Two tornadoes touched down in Highland Co.


Multiple tornadoes were confirmed to have hit Highland County and its surrounding area last Friday, according to National Weather Service (NWS) in Wilmington.

According to the NWS, the two touchdowns in the county area were found west of Hillsboro and south of New Vienna. According to the Highland County Emergency Management Agency, as of Saturday at 8 a.m., 2,457 customers were still without power and no estimates were available for when power would be restored.

The NWS said the Hillsboro area tornado originated at 5:26 p.m. about six miles northwest of Mowrystown and ended around three miles south southeast of New Vienna at around 5:40 p.m. The NWS said this tornado was rated to be an EF1 with a maximum wind speed of 100 mph, a maximum path width of 400 yards and a path length of 14.4 miles.

The NWS report said that it touched down specifically in a field located southwest Certier Road, three miles northeast of Buford. The tornado impacted a property on the road where it caused significant damage to several barns, then generally moved in a north-northeast direction.

The tornado continued onto Ruble Cemetery Road and Hollowtown Road where tree damage and “minor structural damage” were reported, with more significant damage found at a couple of properties on S.R. 131. A property with an attached garage was “compromised” due to the wind, with the garage becoming detached from the house’s main structure and its walls mostly flattened. At other properties adjacent to this one, “significant roof and tree damage were seen.”

Damage was much sparser north of S.R. 131, as minor tree damage was noted on Dawson Road and north of Barr Cemetery Road, as well as a downed power pole on Sherry Road.

“Overall, while the tornado did travel through mostly open fields north of S.R. 131, it is likely that it weakened or briefly lifted during this time period,” the NWS report said.

Following that a more concentrated area of damage was found near the intersection of Danville/Russell Road and U.S. 50. Some tree damage was found on the west side of the roads, while on the east side more extensive damage was found.The Fairview Church of Christ on the south side of U.S. 50 was “heavily damaged” and had the “majority” of the east side of its roof removed. North of the church, an outbuilding sustained damage, with some adjacent trees taking significant damage and snapping.

North of U.S. 50, the damage became sparser, becoming more significant and widespread in Willettsville. There, tree and structural damage were “extensive,” as the location had multiple homes and outbuildings with roof damage, with one home having an attached garage collapse.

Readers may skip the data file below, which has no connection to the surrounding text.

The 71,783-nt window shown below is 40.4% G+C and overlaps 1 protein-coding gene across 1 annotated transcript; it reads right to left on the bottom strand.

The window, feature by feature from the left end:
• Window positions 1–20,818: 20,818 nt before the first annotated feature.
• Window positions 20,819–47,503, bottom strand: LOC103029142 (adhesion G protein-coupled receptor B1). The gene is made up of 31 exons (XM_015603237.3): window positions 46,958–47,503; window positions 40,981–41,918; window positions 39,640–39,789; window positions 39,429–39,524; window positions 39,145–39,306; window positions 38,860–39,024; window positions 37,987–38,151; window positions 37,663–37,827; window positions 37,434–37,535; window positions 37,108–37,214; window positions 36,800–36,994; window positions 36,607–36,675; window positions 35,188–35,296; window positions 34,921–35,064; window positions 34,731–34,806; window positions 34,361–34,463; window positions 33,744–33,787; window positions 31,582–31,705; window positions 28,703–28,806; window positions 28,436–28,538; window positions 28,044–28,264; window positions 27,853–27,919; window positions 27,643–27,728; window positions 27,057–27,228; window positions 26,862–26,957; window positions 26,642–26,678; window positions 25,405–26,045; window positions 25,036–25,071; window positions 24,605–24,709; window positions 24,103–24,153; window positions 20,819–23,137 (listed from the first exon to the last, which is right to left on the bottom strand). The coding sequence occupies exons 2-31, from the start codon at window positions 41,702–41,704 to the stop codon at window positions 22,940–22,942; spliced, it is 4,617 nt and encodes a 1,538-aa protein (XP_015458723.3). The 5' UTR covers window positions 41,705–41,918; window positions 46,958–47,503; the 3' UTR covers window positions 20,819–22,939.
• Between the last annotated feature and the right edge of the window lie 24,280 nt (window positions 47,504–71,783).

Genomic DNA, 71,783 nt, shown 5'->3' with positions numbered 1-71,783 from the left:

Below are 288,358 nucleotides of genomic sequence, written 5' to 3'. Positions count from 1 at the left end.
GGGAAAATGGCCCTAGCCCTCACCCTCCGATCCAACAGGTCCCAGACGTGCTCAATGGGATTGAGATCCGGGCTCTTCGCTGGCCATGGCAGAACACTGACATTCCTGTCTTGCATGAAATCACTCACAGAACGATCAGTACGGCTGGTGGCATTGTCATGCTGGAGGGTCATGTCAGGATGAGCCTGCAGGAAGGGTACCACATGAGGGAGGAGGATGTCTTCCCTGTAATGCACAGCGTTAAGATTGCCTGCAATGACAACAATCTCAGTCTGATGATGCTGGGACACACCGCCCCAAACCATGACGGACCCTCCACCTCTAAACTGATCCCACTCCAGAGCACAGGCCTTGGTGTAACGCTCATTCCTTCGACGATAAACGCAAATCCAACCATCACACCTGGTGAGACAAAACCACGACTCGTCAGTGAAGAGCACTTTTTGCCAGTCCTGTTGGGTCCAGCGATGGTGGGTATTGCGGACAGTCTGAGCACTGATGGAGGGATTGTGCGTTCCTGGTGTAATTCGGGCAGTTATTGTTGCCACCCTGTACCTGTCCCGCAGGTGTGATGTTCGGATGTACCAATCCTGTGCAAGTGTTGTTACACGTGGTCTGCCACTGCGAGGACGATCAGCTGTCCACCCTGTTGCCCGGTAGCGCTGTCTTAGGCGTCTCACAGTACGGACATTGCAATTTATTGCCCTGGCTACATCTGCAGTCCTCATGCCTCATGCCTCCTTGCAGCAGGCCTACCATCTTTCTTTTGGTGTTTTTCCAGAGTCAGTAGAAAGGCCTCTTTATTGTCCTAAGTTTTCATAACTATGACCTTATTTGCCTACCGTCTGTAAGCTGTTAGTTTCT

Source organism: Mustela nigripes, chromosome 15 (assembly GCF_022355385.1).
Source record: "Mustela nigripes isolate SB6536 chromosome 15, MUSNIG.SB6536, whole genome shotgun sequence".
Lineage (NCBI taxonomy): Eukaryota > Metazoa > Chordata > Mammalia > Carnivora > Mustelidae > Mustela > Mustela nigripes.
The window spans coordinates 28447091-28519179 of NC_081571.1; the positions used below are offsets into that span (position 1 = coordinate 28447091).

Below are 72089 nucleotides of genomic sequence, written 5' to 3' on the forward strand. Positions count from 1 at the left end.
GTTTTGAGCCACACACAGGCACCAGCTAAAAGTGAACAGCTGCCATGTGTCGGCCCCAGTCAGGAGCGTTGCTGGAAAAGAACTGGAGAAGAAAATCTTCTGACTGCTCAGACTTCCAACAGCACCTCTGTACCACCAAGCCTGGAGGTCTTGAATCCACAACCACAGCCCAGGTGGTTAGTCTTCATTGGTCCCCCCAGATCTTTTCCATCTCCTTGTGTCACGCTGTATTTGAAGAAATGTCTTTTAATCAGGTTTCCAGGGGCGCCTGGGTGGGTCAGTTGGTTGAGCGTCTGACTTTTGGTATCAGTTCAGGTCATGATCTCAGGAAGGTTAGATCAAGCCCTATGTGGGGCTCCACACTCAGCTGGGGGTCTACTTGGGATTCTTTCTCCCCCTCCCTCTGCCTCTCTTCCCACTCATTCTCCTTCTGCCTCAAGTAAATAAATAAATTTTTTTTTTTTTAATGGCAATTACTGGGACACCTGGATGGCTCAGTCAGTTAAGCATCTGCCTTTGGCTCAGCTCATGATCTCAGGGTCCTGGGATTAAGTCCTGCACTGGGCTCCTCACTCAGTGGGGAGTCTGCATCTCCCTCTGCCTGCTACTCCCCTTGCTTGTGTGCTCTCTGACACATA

“Minor roof and tree damage was observed as the tornado turned slightly to the right, moving northeast,” the NWS report said. “A few properties had roof damage on Panhandle Road west of S.R. 73, and some minor tree damage was found near S.R. 73, where the tornado is believed to have dissipated.”

The NWS said the New Vienna area tornado first started at 5:35 p.m. about three miles south southwest of New Vienna and ended around three miles south of New Vienna at around 5:37 p.m. The NWS said this tornado was rated to be an EF0 tornado with a maximum wind speed of 80 mph, a maximum path width of 150 yards and a path length of 0.9 miles.

The NWS report said the tornado was “believed” to have touched down near Panhandle Road, west of Wolfe Road. Multiple properties sustained damage including a house on Panhandle Road that had siding damage on its east-facing wall and a shed behind another home that was “largely demolished” as its debris was “strewn about a quarter mile” into the field north-northwest away.

The NWS also said that a “few homes” sustained roof and siding damage, with one home taking siding damage on its east and north-facing walls. Minor tree damage was seen near a bend at Wolfe Road, but no other damage was found further to the north.

“This tornado is separate from the larger EF1 tornado that was confirmed in Highland County,” the NWS report said. “Both tornadoes were on the ground at the same time. At the time of touchdown for the tornado described in this statement, the larger tornado is believed to have been located approximately three miles to the south.”

Reach Jacob Clary at 937-402-2570.

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